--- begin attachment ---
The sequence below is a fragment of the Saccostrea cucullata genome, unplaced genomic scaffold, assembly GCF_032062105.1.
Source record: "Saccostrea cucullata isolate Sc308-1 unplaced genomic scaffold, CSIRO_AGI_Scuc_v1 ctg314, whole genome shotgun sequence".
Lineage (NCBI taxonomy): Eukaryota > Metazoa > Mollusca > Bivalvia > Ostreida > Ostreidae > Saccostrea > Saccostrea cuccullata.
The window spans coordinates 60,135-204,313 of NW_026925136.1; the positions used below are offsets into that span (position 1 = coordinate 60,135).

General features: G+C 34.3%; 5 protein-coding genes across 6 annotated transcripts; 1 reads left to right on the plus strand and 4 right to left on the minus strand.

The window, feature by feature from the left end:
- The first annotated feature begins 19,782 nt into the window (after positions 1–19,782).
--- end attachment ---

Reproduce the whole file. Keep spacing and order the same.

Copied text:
The sequence below is a fragment of the Saccostrea cucullata genome, unplaced genomic scaffold, assembly GCF_032062105.1.
Source record: "Saccostrea cucullata isolate Sc308-1 unplaced genomic scaffold, CSIRO_AGI_Scuc_v1 ctg314, whole genome shotgun sequence".
Lineage (NCBI taxonomy): Eukaryota > Metazoa > Mollusca > Bivalvia > Ostreida > Ostreidae > Saccostrea > Saccostrea cuccullata.
The window spans coordinates 60,135-204,313 of NW_026925136.1; the positions used below are offsets into that span (position 1 = coordinate 60,135).

General features: G+C 34.3%; 5 protein-coding genes across 6 annotated transcripts; 1 reads left to right on the plus strand and 4 right to left on the minus strand.

The window, feature by feature from the left end:
- The first annotated feature begins 19,782 nt into the window (after positions 1–19,782).